Before and After Safety Evaluation of California’s and San Diego's Active Transportation Projects

California, and the San Diego region in particular, have invested in pedestrian and bike improvements, including sidewalks, protected cycletracks, bike lanes, protected intersections, and other infrastructure improvements to enhance the user experience and promote safety. However, despite the efforts to improve infrastructure, collisions involving pedestrians and cyclists and persistently low active travel mode share remain significant concerns. The existing literature suggests that the presence and quality of bicycle infrastructure play a crucial role in improving perceived safety among riders and reducing collision rates (Ferenchak & Marshall; Buehler and Pucher, 2020; Fosgerau et al, 2023; Reynolds et al., 2009; Kaths, 2022; Steinacker et al., 2022; Wysling & Purves, 2022). Previous research that specifically examines the effects of pedestrian and bicycle-friendly infrastructure on crash and injury rates have shown mixed results. For example, longitudinal studies on the Safe Routes to School (SRTS) program, which funds both infrastructure and non-infrastructure improvements for pedestrians and cyclists, found that the program reduced collisions amongst active transportation users in California and New York City (Ragland, Pande, & Bigham, 2014; Dimaggio & Li, 2013). However, another SRTS study focused on New York State did not find significant declines in collisions resulting from the program (Kang et al, 2020). In some cases, implementation of bicycle infrastructure caused vehicle-bicycle collisions to increase, but researchers hypothesized that this increase occurred because more cyclists were present on streets with improved bicycle infrastructure (Pedroso et al, 2016; Chen et al, 2012). California and the San Diego region lacks comprehensive research on both usage and collision rates associated with investments in pedestrian and bicycle infrastructure, which limits understanding of their effectiveness and impact. Quasi experimental studies using pre/post data surrounding new project implementation is particularly lacking. While the implementation of such projects has received widespread support, there is a need to critically examine their benefits, including bike and pedestrian trips, safety and the reduction of the collision rates throughout California and the San Diego region.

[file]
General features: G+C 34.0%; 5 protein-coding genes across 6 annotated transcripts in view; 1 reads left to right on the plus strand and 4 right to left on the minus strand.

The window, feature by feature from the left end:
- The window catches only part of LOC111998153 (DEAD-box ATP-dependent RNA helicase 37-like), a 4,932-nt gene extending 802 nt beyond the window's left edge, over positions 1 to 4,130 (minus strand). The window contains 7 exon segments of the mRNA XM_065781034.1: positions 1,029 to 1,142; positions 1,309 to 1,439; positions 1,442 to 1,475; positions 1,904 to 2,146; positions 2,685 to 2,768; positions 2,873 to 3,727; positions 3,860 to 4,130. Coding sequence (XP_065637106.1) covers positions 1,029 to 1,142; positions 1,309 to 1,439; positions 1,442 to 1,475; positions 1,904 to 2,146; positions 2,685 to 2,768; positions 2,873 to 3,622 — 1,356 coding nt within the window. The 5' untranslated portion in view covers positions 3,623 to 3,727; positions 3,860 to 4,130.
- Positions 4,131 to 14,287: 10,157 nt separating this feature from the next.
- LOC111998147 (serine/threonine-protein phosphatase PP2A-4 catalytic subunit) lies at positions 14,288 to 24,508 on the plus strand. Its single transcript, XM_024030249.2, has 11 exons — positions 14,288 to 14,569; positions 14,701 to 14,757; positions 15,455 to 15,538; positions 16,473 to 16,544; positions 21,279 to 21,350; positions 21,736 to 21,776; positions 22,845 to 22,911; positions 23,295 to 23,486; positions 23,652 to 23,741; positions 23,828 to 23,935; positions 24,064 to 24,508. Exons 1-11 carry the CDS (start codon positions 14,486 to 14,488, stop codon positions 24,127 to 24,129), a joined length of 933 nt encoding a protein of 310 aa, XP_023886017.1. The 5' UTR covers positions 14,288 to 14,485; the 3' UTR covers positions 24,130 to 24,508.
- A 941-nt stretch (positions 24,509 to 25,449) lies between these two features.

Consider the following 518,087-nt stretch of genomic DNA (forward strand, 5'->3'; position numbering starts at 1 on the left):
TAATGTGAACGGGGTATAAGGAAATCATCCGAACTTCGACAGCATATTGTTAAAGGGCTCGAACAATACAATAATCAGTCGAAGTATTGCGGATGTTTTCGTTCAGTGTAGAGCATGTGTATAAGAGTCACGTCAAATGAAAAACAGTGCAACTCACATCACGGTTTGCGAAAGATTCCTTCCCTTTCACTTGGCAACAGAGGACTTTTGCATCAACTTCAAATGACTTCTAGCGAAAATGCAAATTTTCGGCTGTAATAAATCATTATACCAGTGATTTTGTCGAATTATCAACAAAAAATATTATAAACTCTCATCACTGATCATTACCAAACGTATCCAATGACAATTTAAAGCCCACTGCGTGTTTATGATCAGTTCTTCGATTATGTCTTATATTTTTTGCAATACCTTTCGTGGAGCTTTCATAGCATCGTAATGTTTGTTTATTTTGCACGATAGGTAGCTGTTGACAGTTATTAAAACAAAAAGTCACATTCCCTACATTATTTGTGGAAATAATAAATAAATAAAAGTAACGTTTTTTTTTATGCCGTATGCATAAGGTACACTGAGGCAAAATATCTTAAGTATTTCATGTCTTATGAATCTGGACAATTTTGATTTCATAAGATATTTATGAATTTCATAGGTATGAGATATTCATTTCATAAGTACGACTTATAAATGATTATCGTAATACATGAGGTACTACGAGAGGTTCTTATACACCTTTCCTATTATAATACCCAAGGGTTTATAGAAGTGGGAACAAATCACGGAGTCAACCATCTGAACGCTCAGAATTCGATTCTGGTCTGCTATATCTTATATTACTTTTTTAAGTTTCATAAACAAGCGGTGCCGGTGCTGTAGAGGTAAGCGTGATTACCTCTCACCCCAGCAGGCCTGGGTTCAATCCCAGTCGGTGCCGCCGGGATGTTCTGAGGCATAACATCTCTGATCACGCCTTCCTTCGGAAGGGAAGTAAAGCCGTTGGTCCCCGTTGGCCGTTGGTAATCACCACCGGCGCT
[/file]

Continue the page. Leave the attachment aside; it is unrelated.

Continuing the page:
• English


  • Status: Active
  • Funding: $180807
  • Contract Numbers:


  • Sponsor Organizations:

    Office of the Assistant Secretary for Research and Technology

    University Transportation Centers Program
    Department of Transportation
    Washington, DC  United States  20590
  • Managing Organizations:

    Center for Pedestrian and Bicyclist Safety

    University of New Mexico
    Albuquerque, NM  United States  87131
  • Performing Organizations:

    San Diego State University

    5500 Campanile Dr
    San Diego, CA  United States  92182
  • Principal Investigators:

    Appleyard, Bruce

  • Start Date: 20230601
  • Expected Completion Date: 20240531
  • Actual Completion Date: 0
  • USDOT Program: University Transportation Centers Program

Subject/Index Terms

Filing Info

  • Accession Number: 01890845
  • Record Type: Research project
  • Source Agency: Center for Pedestrian and Bicyclist Safety
  • Contract Numbers: 69A3552348336
  • Files: UTC, RIP
  • Created Date: Aug 23 2023 8:49PM